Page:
A criminal lunatic not worthy of serious consideration as Richard Moran so aptly observed in his book on M’Naughten. Daniel M’Naughten was hired to kill the Prime Minister and bungled the assassination but convicting him as a lunatic dissipated the political charge behind of the murder.

Both in the real trial and in Helms’s historical fiction novel, there is ample evidence to point to M’Naughten’s sanity and premeditation. This characterization was the only grasp available to defense to spare him from being executed. Conveniently, this is what the prime minister and the home secretary wanted as well for the purpose of stability.

M’Naughten was likely a Chartist, which was a movement of English labor for universal suffrage. 

A series of laws such as the Factories Act and the New Poor Law increasingly restricted lower classes. As early as 1794, the Report on Shropshire justified the enclosure of the common lands by the following: “the labourers will work every day in the year, their children will be put out to labour early” and “that subordination of the lower ranks which in the present times is so much wanted, would be thereby considerably secured.” Poor economic conditions further exacerbated the lives of the poor. 

So, what does such a laborer do when their life is systematically reduced to status of machinery? Right or wrong, M’Naughten’s answer to that question was taking up arms against his oppressors.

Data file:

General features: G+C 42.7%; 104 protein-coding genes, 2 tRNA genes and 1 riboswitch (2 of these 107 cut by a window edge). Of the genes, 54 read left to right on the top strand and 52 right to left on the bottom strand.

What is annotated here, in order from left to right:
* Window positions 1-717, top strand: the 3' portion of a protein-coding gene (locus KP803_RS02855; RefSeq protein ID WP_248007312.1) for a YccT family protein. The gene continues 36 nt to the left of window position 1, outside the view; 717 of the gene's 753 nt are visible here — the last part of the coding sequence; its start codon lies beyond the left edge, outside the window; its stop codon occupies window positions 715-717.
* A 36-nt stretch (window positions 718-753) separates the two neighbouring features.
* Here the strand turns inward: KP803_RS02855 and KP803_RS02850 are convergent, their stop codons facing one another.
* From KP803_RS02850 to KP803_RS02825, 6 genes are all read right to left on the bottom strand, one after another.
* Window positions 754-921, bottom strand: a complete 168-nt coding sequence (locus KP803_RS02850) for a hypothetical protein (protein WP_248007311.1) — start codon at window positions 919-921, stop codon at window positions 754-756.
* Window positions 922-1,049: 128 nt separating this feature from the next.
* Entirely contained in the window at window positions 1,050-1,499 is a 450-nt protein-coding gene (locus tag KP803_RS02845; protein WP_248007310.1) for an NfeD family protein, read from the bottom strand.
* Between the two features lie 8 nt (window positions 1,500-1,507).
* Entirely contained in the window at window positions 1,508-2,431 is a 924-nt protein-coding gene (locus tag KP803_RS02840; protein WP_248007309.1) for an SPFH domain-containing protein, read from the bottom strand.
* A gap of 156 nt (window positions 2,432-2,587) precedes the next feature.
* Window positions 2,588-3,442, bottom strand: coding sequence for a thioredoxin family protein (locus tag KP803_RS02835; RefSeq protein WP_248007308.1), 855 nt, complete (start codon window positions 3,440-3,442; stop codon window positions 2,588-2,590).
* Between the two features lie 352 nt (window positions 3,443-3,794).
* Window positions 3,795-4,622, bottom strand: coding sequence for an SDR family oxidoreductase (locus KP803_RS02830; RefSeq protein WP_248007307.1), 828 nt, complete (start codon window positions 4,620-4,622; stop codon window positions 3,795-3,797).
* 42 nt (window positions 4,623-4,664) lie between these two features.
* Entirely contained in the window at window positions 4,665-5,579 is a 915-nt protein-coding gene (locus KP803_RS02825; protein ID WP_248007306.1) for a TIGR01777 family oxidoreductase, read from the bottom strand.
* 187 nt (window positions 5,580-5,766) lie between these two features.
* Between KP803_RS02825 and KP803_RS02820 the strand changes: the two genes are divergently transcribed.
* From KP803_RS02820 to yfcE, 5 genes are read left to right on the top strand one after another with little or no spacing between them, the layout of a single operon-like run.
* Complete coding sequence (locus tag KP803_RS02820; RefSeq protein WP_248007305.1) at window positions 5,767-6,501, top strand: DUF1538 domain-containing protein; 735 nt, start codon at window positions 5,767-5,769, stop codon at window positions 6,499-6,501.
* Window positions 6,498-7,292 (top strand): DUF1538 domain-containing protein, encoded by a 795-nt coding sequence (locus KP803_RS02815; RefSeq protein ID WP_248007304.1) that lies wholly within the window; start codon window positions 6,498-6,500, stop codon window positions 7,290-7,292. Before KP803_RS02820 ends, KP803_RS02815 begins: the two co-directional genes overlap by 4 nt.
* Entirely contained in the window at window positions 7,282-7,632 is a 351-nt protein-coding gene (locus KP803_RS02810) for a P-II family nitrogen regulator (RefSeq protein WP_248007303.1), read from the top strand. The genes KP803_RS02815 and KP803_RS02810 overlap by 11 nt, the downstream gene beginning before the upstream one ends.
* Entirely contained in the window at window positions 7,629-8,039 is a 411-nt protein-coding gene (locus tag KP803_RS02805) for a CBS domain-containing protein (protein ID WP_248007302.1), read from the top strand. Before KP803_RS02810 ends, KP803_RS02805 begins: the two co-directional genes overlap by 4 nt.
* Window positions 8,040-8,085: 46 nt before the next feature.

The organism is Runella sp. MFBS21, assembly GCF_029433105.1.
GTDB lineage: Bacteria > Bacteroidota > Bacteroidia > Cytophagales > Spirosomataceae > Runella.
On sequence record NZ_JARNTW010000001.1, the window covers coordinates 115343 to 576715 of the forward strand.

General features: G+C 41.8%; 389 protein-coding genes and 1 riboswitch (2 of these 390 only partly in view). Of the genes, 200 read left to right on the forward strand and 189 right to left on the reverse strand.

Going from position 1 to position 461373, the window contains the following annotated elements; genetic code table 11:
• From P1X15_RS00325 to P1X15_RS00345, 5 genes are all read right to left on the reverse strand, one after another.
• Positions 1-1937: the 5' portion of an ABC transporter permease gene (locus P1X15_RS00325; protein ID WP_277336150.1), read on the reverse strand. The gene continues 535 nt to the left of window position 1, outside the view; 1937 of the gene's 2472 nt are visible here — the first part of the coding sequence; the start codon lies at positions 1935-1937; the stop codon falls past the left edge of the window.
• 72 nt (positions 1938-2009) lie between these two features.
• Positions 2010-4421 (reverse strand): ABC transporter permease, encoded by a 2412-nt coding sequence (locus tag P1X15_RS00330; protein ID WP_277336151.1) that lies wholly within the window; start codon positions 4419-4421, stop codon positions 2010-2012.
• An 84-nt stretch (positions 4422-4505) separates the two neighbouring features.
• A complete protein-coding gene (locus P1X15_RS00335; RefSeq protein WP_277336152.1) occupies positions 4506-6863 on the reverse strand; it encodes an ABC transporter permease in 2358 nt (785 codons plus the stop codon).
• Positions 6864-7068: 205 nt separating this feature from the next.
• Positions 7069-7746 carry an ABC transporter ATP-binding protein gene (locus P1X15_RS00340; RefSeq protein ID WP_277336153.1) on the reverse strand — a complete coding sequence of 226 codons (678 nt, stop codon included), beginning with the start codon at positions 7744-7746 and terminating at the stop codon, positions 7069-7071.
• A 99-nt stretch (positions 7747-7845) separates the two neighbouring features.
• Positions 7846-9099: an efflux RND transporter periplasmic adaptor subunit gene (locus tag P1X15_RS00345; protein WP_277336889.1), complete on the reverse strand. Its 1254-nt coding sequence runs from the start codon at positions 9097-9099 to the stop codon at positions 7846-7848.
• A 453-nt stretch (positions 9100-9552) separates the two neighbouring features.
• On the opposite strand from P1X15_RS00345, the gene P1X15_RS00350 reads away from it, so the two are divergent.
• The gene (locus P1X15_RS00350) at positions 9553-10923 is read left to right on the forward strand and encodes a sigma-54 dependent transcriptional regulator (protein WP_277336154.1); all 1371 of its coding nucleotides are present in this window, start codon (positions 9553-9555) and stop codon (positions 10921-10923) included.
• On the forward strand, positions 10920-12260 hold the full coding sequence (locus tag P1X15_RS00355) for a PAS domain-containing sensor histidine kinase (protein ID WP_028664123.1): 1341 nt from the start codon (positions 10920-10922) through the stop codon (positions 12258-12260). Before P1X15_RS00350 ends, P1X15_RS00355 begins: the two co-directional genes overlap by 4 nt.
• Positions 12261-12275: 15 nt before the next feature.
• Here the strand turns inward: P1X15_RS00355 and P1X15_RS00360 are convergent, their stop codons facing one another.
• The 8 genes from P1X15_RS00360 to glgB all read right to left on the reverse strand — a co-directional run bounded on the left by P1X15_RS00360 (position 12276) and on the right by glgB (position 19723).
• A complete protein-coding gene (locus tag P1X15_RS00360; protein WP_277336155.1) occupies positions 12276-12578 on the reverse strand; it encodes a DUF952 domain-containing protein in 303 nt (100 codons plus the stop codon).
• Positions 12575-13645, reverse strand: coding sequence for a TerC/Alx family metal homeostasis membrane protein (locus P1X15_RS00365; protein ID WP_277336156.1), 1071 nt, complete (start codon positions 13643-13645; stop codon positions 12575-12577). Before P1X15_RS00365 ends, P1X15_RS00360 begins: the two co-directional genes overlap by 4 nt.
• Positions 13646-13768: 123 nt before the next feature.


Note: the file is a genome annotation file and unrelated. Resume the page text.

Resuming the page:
And the state’s response? Why did the state not prosecute him properly?

To the state, it was a convenient political solution, a method of dealing with a problem of citizens who potentially may resist unjust or immoral laws and upset political balance, possibly with violence as it occurred in revolutionary France. 

“History is written by the victors.” [the Home Secretary] replied. “They control the narrative… the government has two primary concerns. The first is keeping the peace. The second, as the case in all governments, is retaining power and control…” 

Define the miscreant as insane and make him disappear without becoming a martyr to his cause; “common sensibility” will be appeased, and nobody is left to rally around.

Recommendation – Historical Mystery Vicar Brekonridge

Any book that causes me to think, research, and learn more is great by my standard. I really enjoyed Mr. Helms’s historical mystery novel, recreating of the trial of Daniel M’Naughten. I strongly recommend the book to historical fiction / historical mystery genre fans. 

Five Stars.

Learn more about the award-winning author Richard Helms at his website,

Learn more about the historical mystery novel Vicar Brekonridge at Get Vicar Brekonridge when it comes out 10/23/2023.

I received an Advance Reader Copy of the Historical Mystery Vicar Brekonridge for this review.

Additional Reading

Moran, R. (1961). Knowing Right From Wrong. New Yorn: The Free Press.

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About Paul Jariabek

I am a father, husband, historical fiction author, and technology executive. Get in touch with me through the social platforms below or by emailing me.